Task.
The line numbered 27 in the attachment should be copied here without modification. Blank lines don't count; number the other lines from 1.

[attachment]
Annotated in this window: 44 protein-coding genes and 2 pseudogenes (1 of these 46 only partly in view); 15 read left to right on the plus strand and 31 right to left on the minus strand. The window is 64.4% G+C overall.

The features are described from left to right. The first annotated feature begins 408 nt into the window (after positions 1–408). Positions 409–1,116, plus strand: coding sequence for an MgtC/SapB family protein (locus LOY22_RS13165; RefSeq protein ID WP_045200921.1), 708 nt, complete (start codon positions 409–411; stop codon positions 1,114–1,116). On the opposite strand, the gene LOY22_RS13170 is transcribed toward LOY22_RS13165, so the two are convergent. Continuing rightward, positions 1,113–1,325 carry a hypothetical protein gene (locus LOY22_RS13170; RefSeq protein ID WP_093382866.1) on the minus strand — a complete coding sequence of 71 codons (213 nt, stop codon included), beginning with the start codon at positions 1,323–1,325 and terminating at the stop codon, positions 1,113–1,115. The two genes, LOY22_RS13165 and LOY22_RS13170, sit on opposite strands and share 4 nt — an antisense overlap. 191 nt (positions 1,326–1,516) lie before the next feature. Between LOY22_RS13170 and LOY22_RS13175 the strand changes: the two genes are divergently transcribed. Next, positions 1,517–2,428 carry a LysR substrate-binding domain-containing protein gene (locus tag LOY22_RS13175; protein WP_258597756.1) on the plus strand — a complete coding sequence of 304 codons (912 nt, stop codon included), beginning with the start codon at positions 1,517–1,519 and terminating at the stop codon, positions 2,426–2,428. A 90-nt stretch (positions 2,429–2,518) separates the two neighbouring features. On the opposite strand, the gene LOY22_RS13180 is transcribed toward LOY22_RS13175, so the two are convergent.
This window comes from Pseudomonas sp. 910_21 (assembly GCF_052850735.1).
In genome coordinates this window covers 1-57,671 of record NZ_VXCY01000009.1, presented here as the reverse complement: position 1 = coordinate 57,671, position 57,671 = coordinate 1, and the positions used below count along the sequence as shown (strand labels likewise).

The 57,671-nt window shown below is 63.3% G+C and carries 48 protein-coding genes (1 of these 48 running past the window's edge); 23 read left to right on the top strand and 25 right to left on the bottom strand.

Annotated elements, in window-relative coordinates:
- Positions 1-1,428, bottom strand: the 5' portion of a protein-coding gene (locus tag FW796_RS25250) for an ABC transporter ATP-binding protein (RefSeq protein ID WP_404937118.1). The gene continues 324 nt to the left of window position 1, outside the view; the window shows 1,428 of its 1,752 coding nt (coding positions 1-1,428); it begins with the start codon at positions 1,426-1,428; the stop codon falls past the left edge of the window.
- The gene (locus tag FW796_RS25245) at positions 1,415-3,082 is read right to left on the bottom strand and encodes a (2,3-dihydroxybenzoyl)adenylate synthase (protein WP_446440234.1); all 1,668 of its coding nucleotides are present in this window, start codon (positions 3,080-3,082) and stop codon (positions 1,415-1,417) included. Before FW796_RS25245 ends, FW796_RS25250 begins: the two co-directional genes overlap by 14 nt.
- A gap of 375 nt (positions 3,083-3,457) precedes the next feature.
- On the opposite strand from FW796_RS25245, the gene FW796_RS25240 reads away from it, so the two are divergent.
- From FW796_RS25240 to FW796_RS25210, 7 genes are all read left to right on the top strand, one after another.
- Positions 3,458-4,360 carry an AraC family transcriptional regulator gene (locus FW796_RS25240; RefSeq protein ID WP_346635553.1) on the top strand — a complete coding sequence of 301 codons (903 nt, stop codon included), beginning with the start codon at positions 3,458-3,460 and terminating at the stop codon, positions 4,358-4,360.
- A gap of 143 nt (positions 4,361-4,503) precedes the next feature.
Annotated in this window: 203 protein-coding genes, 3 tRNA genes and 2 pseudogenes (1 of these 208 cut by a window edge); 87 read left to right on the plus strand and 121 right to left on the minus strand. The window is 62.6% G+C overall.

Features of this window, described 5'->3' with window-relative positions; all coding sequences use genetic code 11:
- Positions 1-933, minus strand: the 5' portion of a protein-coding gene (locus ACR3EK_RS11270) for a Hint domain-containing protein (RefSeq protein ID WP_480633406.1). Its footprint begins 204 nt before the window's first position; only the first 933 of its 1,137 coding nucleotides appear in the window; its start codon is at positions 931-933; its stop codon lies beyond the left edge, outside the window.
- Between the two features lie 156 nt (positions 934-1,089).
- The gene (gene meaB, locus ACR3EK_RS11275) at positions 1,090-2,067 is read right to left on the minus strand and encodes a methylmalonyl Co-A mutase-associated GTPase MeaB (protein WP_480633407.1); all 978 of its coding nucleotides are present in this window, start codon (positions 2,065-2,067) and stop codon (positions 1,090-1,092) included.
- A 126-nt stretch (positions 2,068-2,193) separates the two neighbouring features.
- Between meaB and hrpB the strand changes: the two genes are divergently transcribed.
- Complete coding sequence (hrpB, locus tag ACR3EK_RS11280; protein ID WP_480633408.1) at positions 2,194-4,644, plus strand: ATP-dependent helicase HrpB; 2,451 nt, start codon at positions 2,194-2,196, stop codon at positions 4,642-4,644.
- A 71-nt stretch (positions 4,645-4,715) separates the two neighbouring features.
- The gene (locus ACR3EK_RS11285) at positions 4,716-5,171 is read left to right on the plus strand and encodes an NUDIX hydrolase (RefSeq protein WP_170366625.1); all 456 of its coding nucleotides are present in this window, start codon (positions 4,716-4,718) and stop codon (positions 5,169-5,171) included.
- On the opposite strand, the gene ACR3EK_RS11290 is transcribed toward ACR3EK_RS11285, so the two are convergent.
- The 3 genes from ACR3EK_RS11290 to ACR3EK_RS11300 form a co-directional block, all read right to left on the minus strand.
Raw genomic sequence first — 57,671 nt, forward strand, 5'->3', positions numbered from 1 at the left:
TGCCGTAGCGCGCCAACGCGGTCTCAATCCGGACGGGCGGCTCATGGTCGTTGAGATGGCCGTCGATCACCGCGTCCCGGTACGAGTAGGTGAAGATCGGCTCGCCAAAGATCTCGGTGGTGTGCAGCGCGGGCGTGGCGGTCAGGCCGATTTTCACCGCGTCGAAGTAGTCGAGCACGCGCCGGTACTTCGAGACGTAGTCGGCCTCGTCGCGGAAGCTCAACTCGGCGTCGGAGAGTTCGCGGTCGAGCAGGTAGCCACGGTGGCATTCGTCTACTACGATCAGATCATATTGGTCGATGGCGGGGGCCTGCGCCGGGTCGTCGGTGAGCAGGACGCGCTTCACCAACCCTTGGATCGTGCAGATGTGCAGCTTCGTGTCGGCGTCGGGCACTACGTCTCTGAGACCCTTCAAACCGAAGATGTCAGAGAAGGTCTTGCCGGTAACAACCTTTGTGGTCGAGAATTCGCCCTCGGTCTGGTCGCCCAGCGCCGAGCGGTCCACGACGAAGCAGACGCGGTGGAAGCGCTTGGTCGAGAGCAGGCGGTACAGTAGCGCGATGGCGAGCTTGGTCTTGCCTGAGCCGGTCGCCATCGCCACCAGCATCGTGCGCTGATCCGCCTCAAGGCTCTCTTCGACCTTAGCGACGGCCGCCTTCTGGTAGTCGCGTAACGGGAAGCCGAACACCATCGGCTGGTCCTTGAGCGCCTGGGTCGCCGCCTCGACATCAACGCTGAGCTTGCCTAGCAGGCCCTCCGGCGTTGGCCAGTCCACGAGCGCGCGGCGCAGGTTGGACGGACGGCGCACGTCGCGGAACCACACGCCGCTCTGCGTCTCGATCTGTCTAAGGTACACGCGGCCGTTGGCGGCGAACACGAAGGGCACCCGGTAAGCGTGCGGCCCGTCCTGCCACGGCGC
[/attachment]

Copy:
TGCCGTAGCGCGCCAACGCGGTCTCAATCCGGACGGGCGGCTCATGGTCGTTGAGATGGCCGTCGATCACCGCGTCCCGGTACGAGTAGGTGAAGATCGGCTCGCCAAAGATCTCGGTGGTGTGCAGCGCGGGCGTGGCGGTCAGGCCGATTTTCACCGCGTCGAAGTAGTCGAGCACGCGCCGGTACTTCGAGACGTAGTCGGCCTCGTCGCGGAAGCTCAACTCGGCGTCGGAGAGTTCGCGGTCGAGCAGGTAGCCACGGTGGCATTCGTCTACTACGATCAGATCATATTGGTCGATGGCGGGGGCCTGCGCCGGGTCGTCGGTGAGCAGGACGCGCTTCACCAACCCTTGGATCGTGCAGATGTGCAGCTTCGTGTCGGCGTCGGGCACTACGTCTCTGAGACCCTTCAAACCGAAGATGTCAGAGAAGGTCTTGCCGGTAACAACCTTTGTGGTCGAGAATTCGCCCTCGGTCTGGTCGCCCAGCGCCGAGCGGTCCACGACGAAGCAGACGCGGTGGAAGCGCTTGGTCGAGAGCAGGCGGTACAGTAGCGCGATGGCGAGCTTGGTCTTGCCTGAGCCGGTCGCCATCGCCACCAGCATCGTGCGCTGATCCGCCTCAAGGCTCTCTTCGACCTTAGCGACGGCCGCCTTCTGGTAGTCGCGTAACGGGAAGCCGAACACCATCGGCTGGTCCTTGAGCGCCTGGGTCGCCGCCTCGACATCAACGCTGAGCTTGCCTAGCAGGCCCTCCGGCGTTGGCCAGTCCACGAGCGCGCGGCGCAGGTTGGACGGACGGCGCACGTCGCGGAACCACACGCCGCTCTGCGTCTCGATCTGTCTAAGGTACACGCGGCCGTTGGCGGCGAACACGAAGGGCACCCGGTAAGCGTGCGGCCCGTCCTGCCACGGCGC